Six scams to shun

Don't fall for these sick tricks!

1) Advance-fee frauds and fake lotteries

Advance-fee fraud is also known as the Nigerian or 419 scam, because of its ongoing popularity among Nigerian criminals. Quite simply, with advance-fee fraud, you are offered a share in a mysterious fortune (typically millions of dollars) in return for your help with spiriting this money from one country to another, usually your own.

However, in order to gain access to this untold wealth, the fraudsters demand various fees from you before releasing the non-existent cash. After handing over your personal and bank details, you can expect these crooks to empty your bank account in days and then disappear as abruptly as they appeared.

The same goes for fake lotteries. You know that you have no chance of winning Camelot's Lotto if you haven't bought a ticket, and the same rule applies for all other lotteries elsewhere in the world. Hence, if someone contacts you to explain that you've won a prize in a foreign lottery, remember that all they're after is your cash.

So, ignore those emails, faxes and phone calls promising you a king's ransom, because they're nothing but lies!

2) Bogus charities

I live in one of the wealthiest boroughs in the country, and this affluence explains why my neighbourhood is often targeted by bogus charity collectors. I get loads of leaflets through my letterbox asking for old clothes, toys and other goods -- and giving the impression that these will benefit good causes.


Donna Werbner gets your two pence on the scams you hate, and finds out how you can protect yourself and stop the scammers from stealing your cash.

However, on closer inspection, almost all of these flyers come from commercial, for-profit companies, not registered charities. In other words, donations go to a company which sells on these goods for a profit. The most that any good cause might receive from these collectors could be a couple of pence in the pound -- or nothing at all.

In addition, you should watch out for bogus charity collectors going door-to-door or collecting in streets or pubs. Never hand money over to someone unless you are absolutely certain that s/he works for a genuine charity and has shown you documentary proof to back up this claim. For more advice, read this warning issued by the Charity Commission.

3) Boiler rooms

It's common for investors to be called by persuasive salespeople who urge them to invest in the latest hot stock with promises of mega-returns. In reality, these boiler-room cheats are dumping worthless or even non-existent shares on their unsuspecting victims.

No reputable, UK-regulated stockbroker would ever cold-call members of the public with absurd offers of this kind. Hence, you can safely ignore these calls, especially those which play on your greed and fear by offering you the chance of a lifetime -- unless you're really keen to lose your life savings, that is!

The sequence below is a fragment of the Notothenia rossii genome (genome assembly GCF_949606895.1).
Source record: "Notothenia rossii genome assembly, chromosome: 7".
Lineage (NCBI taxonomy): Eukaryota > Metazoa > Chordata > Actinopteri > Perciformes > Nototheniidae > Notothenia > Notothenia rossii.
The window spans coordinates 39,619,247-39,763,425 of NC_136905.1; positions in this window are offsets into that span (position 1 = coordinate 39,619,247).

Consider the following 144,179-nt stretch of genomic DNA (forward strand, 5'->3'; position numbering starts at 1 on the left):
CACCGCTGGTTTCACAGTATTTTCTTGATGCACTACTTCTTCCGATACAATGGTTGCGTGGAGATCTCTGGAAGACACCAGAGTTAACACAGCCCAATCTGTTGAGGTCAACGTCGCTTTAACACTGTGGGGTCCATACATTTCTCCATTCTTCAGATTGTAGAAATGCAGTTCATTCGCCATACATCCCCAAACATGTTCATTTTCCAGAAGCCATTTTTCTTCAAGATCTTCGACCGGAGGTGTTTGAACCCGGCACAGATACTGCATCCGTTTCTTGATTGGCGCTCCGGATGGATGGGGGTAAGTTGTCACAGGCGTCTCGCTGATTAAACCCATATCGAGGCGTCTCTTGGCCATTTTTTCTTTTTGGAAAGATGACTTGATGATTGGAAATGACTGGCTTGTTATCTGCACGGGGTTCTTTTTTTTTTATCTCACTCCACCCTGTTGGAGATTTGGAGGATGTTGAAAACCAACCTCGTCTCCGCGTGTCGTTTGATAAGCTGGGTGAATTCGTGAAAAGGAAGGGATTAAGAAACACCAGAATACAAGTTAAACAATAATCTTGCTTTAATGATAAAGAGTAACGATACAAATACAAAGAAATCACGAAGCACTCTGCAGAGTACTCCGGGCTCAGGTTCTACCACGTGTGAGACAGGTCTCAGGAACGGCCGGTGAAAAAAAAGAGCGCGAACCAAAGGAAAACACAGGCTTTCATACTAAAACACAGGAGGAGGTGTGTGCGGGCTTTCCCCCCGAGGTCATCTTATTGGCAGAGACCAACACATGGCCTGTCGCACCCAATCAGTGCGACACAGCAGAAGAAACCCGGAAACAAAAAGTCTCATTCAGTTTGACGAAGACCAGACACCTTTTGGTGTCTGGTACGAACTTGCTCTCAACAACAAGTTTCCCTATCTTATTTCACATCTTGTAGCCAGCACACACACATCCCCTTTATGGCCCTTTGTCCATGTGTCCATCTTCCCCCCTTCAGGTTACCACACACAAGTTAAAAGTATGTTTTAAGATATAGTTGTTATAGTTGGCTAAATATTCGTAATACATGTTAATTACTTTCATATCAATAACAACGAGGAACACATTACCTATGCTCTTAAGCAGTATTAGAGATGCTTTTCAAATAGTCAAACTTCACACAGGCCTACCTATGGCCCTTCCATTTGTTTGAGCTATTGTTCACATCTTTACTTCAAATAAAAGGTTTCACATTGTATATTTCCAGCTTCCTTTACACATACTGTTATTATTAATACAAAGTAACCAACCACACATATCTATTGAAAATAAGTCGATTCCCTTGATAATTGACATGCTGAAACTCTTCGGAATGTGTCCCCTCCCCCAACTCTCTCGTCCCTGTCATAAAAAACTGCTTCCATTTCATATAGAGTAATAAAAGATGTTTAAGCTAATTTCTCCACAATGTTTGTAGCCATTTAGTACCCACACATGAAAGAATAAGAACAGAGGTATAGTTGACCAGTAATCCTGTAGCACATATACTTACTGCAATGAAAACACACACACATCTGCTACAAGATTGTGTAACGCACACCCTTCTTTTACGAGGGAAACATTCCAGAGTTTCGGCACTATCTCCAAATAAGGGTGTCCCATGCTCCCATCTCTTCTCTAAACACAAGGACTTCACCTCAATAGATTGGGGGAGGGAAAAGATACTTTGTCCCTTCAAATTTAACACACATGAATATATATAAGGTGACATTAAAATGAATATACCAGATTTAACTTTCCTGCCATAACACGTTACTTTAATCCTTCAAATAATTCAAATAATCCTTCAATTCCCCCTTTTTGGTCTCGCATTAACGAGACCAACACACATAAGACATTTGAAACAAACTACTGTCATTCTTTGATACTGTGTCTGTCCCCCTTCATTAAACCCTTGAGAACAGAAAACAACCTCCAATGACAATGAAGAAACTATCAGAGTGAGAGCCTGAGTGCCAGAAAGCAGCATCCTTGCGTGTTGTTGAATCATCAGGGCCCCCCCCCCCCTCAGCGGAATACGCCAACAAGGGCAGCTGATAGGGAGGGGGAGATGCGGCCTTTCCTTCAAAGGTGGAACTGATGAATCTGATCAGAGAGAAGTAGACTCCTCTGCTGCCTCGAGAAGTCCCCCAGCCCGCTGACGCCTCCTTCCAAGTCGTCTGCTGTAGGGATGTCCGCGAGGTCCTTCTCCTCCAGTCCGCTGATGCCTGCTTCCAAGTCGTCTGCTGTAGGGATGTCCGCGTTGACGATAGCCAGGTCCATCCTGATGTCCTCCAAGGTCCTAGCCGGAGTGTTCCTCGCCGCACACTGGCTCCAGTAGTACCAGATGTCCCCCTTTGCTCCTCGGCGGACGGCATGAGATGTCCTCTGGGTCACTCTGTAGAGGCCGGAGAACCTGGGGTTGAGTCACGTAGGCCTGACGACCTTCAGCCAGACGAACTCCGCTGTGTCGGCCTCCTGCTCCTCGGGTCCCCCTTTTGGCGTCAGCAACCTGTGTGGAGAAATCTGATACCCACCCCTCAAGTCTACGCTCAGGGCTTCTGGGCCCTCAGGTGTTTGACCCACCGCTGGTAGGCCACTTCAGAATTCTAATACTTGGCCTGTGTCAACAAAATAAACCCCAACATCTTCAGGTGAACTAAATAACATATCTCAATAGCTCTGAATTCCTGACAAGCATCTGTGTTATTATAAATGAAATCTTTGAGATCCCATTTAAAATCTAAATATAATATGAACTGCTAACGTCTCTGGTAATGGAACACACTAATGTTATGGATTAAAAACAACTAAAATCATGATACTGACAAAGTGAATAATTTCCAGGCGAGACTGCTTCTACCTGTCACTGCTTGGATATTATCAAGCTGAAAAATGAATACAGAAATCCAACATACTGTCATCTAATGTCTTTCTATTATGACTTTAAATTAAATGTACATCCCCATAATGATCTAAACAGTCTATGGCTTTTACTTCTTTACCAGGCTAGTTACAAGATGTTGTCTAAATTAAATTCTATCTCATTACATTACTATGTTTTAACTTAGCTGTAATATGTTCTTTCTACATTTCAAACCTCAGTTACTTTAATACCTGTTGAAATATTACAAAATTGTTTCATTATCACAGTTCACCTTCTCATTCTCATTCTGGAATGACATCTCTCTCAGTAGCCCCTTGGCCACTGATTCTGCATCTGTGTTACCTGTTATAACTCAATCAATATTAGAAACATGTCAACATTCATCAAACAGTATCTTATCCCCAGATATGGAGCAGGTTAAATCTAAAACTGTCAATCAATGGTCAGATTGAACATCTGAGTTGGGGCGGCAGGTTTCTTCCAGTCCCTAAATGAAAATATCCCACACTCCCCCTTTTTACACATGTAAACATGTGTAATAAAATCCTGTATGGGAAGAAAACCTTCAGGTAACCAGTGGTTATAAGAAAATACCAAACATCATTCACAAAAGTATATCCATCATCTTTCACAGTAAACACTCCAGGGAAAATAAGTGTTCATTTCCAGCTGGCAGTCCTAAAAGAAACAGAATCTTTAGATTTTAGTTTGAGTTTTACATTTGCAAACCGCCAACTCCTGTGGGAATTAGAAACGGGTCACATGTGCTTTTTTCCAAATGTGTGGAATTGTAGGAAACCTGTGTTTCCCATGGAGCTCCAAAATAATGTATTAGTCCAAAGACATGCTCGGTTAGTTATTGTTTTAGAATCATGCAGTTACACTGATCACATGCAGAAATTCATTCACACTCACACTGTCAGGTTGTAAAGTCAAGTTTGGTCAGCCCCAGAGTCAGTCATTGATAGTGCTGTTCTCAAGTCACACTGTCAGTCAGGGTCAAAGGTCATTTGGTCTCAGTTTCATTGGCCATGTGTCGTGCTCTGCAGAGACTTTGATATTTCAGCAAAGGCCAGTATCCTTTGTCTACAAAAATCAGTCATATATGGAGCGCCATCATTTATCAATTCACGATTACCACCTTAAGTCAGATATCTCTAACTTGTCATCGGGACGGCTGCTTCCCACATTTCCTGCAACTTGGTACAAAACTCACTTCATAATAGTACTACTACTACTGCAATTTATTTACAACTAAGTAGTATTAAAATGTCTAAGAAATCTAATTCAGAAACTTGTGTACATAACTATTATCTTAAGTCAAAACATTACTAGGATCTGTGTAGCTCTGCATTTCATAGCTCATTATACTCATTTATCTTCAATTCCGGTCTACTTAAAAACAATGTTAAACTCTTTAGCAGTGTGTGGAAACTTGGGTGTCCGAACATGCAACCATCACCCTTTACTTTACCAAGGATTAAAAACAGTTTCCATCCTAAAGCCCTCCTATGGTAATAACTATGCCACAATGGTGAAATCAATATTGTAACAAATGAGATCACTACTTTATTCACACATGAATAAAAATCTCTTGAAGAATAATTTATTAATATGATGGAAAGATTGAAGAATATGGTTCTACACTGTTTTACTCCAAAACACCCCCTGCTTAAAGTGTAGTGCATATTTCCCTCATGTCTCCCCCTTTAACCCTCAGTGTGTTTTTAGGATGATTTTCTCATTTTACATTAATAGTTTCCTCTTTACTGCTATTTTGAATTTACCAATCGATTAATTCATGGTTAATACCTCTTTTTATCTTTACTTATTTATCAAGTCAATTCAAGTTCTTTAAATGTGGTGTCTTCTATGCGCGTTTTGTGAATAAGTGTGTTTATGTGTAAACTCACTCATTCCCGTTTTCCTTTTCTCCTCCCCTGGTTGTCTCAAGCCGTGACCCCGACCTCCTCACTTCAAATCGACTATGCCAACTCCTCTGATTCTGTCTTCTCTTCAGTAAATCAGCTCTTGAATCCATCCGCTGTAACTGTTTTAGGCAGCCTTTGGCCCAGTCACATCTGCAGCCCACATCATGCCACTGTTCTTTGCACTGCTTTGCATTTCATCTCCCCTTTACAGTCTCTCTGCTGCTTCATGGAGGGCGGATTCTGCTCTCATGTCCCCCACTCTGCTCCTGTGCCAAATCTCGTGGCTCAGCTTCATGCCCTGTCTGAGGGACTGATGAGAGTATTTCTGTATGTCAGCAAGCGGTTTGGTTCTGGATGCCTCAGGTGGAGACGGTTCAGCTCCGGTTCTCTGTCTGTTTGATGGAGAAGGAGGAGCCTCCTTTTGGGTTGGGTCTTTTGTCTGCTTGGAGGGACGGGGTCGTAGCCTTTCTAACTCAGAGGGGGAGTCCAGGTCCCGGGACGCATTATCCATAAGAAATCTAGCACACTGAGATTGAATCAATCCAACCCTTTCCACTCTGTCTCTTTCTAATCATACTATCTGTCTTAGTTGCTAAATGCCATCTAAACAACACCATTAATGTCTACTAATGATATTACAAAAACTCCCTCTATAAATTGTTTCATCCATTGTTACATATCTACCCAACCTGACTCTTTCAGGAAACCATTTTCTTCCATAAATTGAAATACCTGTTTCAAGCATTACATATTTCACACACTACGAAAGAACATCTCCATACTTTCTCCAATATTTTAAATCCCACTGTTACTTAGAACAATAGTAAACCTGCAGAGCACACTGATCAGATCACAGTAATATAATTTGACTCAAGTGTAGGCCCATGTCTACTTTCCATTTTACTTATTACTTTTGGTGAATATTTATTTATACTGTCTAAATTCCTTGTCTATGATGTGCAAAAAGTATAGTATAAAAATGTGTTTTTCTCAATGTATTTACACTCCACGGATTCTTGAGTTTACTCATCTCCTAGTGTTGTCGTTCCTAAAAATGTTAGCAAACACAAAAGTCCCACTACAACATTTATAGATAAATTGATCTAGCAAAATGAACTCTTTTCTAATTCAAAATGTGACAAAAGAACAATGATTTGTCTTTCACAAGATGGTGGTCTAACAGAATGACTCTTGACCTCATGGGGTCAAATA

4) Investment seminars

I see daily advertisements in the press for Become a Millionaire seminars. Some promise a swift road to riches by investing in shares; others claim that the right approach is through property investing. Naturally, you need to hand over several grand to the organisers before you're given access to the inner secrets of these schemes. 

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To be frank, if I discovered an absolutely foolproof way to make huge amounts of money with little effort, I'd keep it to myself. Why risk spoiling the fun by sharing my secrets? The reality of get rich quick schemes is that the only people who really make it big are the organisers themselves, many of whom make utterly false claims about the success of their schemes!

5) Phishing emails

Watch out for emails which pretend to come from your bank or other financial firms, particularly those which ask for personal or confidential information, such as your credit-card number or bank details. 99% of these are phishing emails designed to steal your financial passwords, which can then be used to empty your bank account or defraud your credit card.

Never click on any links in these emails, because you'll be taken to a fake look-alike of your bank's website. In fact, just delete all emails of this type without opening them, unless you're 100% sure that they are indeed the genuine article.

6) Ponzi and pyramid schemes

In 1920, Charles Ponzi swindled millions of dollars from American investors through a fake investment scheme. Ponzi guaranteed to turn $100 into $150 in 45 days by trading in hoax postal coupons. As with all schemes of this kind, the investment returns were make-believe. In reality, no profits were generated and no new money was created: Ponzi simply used money from new investors to pay off previous investors.

Ponzi (and pyramid) schemes are still going strong today. However, they are easy to spot, because they promise high, risk-free returns, which is impossible in the real world. For example, Best Buy everyday savings accounts pay annual interest rates of less than 6% a year before tax, or around ½% a month. Any scheme offering a return greater than this will put your capital at risk and could lose you money, regardless of what the promoters say!


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For more information on avoiding scams, visit the Office of Fair Trading's Scambuster website, the Canadian Crimes of Persuasion website, and use our own Q&A tool to ask other readers for their tips. And keep your wits about you at all times, because millions of crooks are keen to relieve you of your hard-earned cash!

More: Use to find squeaky-clean credit cards, mortgages, personal loans and savings accounts! | Free online banking tool

This article was updated from an earlier version published in 2006.


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